Cass Sunstein and Richard Thaler’s concept of “libertarian paternalism” is generating renewed discussion on the heels of a Wall Street Journal debate between Thaler and my quondam mentor in the occult mysteries of libertarianism, NYU economist Mario Rizzo.
For all that I’m a fan of linguistic precision, I think Will Wilkinson’s semantic critique of the phrase “libertarian paternalism” splits some hairs that could’ve gone unsliced. Even on a strict reading of the component terms, it’s not obvious that paternalism necessarily entails coercion, and there aren’t some kinds of paternalist default-setting that even the strictest libertarian would permit. The law must decide, for instance, when a valid contract has been entered into, and asking (for instance) whether someone has really given consent will mean ruling out certain kinds of apparent agreement—assent given while drunk, say—that we think are unlikely to reflect a person’s true or reflective interests. And this does, albeit in a pretty minor way, restrict people’s freedom insofar as it rules out entry into any contract under any circumstances. Leaving that aside, though, the terms in compound phrases do frequently modify each other from their strict independent meanings. Someone who objects that boxer-briefs aren’t quite boxers and aren’t quite briefs has missed the point of adjoining the terms. I think what’s intended in this case is clear enough to most readers: “Libertarian paternalism” is “paternalistic” in the sense that it seeks to shape people’s behavior for their own benefit—if not coercively, then often by exploiting cognitive bias in a way that differs from ordinary rational persuasion—and “libertarian” in the sense that it seeks not to seriously burden individual choice when it differs from the paternalist’s assessment. This, too, is scarcely a wholly novel use: Replacing public schools with a voucher system or preserving the FDA in a strictly advisory capacity might not be the pure libertarian position, but we all know what is meant by the claim that this would be more libertarian than the status quo.
Glen Whitman objects to certain specific policies Sunstein and Thaler class as instances of “libertarian paternalism,” which he may be right about, but I don’t know that it goes to the heart of the concept. Indeed, to reject certain specific cases is precisely to acknowledge that the concept has intelligible content. If the point is that Thaler and Sunstein are shoehorning some cases of old-fashioned paternalism under their new rubric, fair enough, but then it’s worth debating whether there are some other sorts of policies that would pass muster. One I’ve found intriguing, not mentioned in this debate, is a policy alluded to in this Economist article [subsc.]: People who know they have gambling problems can request to be placed on a list of people barred from casinos, against which gamblers must be checked at the chip window. If I recall correctly, they can fairly easily remove themselves, though not, as it were, on the spot with a phone call, creating just enough of a hurdle to frustrate spontaneous attacks of akrasia. This is, of course, coercive toward casinos, who are required to check players against the list, but I think it works as an instance of “libertarian paternalism” in the sense that it seeks only to help individuals adhere to their own considered judgments about their best interests.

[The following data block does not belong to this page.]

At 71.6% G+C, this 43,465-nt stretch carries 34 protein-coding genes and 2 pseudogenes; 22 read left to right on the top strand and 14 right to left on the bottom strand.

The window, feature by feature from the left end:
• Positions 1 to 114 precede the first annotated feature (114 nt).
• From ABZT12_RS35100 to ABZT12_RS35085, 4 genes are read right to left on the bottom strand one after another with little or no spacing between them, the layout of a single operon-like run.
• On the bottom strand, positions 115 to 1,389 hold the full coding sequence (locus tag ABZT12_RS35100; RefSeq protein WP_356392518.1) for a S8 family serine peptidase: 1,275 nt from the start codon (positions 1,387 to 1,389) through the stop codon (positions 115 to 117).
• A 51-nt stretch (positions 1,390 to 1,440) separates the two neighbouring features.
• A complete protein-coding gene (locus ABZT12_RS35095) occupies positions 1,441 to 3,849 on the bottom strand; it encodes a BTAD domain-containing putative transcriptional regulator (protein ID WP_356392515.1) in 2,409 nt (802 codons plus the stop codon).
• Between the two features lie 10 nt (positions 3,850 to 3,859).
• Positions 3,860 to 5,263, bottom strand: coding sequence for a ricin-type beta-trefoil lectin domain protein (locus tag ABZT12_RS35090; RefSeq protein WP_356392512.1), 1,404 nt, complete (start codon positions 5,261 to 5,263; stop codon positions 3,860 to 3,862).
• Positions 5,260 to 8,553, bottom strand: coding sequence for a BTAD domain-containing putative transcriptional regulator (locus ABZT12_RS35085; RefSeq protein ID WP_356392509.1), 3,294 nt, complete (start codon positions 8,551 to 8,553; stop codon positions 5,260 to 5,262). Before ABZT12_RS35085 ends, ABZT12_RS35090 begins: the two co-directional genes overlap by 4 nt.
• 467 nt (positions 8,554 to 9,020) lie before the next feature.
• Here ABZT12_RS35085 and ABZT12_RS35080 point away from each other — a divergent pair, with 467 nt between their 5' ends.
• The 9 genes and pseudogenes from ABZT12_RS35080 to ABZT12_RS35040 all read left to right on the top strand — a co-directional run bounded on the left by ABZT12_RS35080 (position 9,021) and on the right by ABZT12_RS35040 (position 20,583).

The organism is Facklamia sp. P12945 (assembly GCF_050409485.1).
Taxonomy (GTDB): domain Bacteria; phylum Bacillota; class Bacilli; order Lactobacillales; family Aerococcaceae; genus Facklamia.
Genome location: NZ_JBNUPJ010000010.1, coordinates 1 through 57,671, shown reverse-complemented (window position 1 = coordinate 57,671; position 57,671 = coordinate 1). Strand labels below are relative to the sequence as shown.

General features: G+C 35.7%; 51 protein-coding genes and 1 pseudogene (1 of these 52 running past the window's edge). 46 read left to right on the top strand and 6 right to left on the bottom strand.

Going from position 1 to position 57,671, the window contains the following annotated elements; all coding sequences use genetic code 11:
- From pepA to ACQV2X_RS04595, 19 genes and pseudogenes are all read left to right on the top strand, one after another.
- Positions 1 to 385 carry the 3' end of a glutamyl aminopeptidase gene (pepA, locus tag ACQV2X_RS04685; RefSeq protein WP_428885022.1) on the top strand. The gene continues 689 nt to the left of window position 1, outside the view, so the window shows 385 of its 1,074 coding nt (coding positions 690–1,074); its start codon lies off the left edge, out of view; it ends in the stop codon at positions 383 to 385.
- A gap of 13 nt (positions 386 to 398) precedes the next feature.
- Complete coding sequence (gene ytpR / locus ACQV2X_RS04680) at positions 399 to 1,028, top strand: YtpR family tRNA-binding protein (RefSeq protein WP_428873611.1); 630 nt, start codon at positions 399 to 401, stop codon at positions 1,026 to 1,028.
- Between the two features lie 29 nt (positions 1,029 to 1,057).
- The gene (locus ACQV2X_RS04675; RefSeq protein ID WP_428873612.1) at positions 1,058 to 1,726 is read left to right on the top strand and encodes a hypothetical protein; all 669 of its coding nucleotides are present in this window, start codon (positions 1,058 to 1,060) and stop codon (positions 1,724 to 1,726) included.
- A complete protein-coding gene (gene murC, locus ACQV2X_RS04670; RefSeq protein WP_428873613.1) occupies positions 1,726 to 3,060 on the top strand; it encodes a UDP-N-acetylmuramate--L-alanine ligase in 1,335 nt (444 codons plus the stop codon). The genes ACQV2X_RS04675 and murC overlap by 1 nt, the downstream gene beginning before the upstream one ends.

Ilya Somin at Volokh objects if that if people are plagued by cognitive biases in their decisionmaking at the individual level, they will a fortiori be subject to the same biases in their capacity as voters. And that’s certainly true, but the kinds of narrow policies we’re talking about here are almost certainly going to be designed “by unelected experts” rather than referenda, a possibility with which Ilya also has problems. Here, too, I think the problems may be less severe than Ilya makes it sound. Somin contrasts market consultation with experts, whom one may ignore, with state experts. But if we’re talking about cases of genuine libertarian paternalism, the programs will be such that it is, after all, quite easy to ignore the expert judgment. If it is not, then we’re talking about old-fashioned paternalism of the kind we all agree is a bad idea. True, the program designers still need to be at least indirectly chosen by the political process—appointed by legislators who may be held responsible if the programs prove harmful or burdensome—but this is one case where I’m not sure I find the “bias, bias, everywhere” concern as pressing. Yes, short-term bias may be ubiquitous, but it’s also context activated. It’s likely to be a more significant factor, for instance, in the decision to step into the casino tonight than it is in the selection of a person to design a voluntary no-gambling list, or in that person’s deliberate construction of a program to combat short-term bias.